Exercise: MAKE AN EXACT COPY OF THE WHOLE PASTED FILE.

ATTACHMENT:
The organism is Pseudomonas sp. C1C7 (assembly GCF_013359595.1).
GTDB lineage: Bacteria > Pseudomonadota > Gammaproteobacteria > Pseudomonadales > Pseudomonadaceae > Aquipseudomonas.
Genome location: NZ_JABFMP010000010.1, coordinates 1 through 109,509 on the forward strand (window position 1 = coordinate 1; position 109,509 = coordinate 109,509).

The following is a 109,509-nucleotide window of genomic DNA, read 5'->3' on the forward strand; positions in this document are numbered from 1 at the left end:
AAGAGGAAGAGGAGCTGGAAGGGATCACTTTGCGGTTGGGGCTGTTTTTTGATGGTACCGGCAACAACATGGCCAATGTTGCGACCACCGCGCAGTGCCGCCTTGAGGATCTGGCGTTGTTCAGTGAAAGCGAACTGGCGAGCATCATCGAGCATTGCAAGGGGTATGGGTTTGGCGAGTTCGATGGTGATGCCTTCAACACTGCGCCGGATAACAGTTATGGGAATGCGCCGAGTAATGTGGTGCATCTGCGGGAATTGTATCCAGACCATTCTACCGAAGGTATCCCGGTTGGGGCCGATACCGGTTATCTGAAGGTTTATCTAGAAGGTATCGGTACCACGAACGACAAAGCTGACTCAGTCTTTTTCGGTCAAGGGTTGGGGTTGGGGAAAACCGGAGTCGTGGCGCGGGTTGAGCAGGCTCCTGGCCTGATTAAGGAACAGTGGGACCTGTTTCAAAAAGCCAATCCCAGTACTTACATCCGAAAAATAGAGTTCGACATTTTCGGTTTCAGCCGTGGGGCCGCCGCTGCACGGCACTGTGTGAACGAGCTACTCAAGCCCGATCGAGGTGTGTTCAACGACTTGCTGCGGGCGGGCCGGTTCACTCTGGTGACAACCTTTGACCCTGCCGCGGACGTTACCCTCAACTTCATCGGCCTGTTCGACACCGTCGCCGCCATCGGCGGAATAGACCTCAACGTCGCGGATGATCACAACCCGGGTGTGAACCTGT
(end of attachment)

The organism is Pseudomonas sp. C1C7 (assembly GCF_013359595.1).
GTDB lineage: Bacteria > Pseudomonadota > Gammaproteobacteria > Pseudomonadales > Pseudomonadaceae > Aquipseudomonas.
Genome location: NZ_JABFMP010000010.1, coordinates 1 through 109,509 on the forward strand (window position 1 = coordinate 1; position 109,509 = coordinate 109,509).

The following is a 109,509-nucleotide window of genomic DNA, read 5'->3' on the forward strand; positions in this document are numbered from 1 at the left end:
AAGAGGAAGAGGAGCTGGAAGGGATCACTTTGCGGTTGGGGCTGTTTTTTGATGGTACCGGCAACAACATGGCCAATGTTGCGACCACCGCGCAGTGCCGCCTTGAGGATCTGGCGTTGTTCAGTGAAAGCGAACTGGCGAGCATCATCGAGCATTGCAAGGGGTATGGGTTTGGCGAGTTCGATGGTGATGCCTTCAACACTGCGCCGGATAACAGTTATGGGAATGCGCCGAGTAATGTGGTGCATCTGCGGGAATTGTATCCAGACCATTCTACCGAAGGTATCCCGGTTGGGGCCGATACCGGTTATCTGAAGGTTTATCTAGAAGGTATCGGTACCACGAACGACAAAGCTGACTCAGTCTTTTTCGGTCAAGGGTTGGGGTTGGGGAAAACCGGAGTCGTGGCGCGGGTTGAGCAGGCTCCTGGCCTGATTAAGGAACAGTGGGACCTGTTTCAAAAAGCCAATCCCAGTACTTACATCCGAAAAATAGAGTTCGACATTTTCGGTTTCAGCCGTGGGGCCGCCGCTGCACGGCACTGTGTGAACGAGCTACTCAAGCCCGATCGAGGTGTGTTCAACGACTTGCTGCGGGCGGGCCGGTTCACTCTGGTGACAACCTTTGACCCTGCCGCGGACGTTACCCTCAACTTCATCGGCCTGTTCGACACCGTCGCCGCCATCGGCGGAATAGACCTCAACGTCGCGGATGATCACAACCCGGGTGTGAACCTGT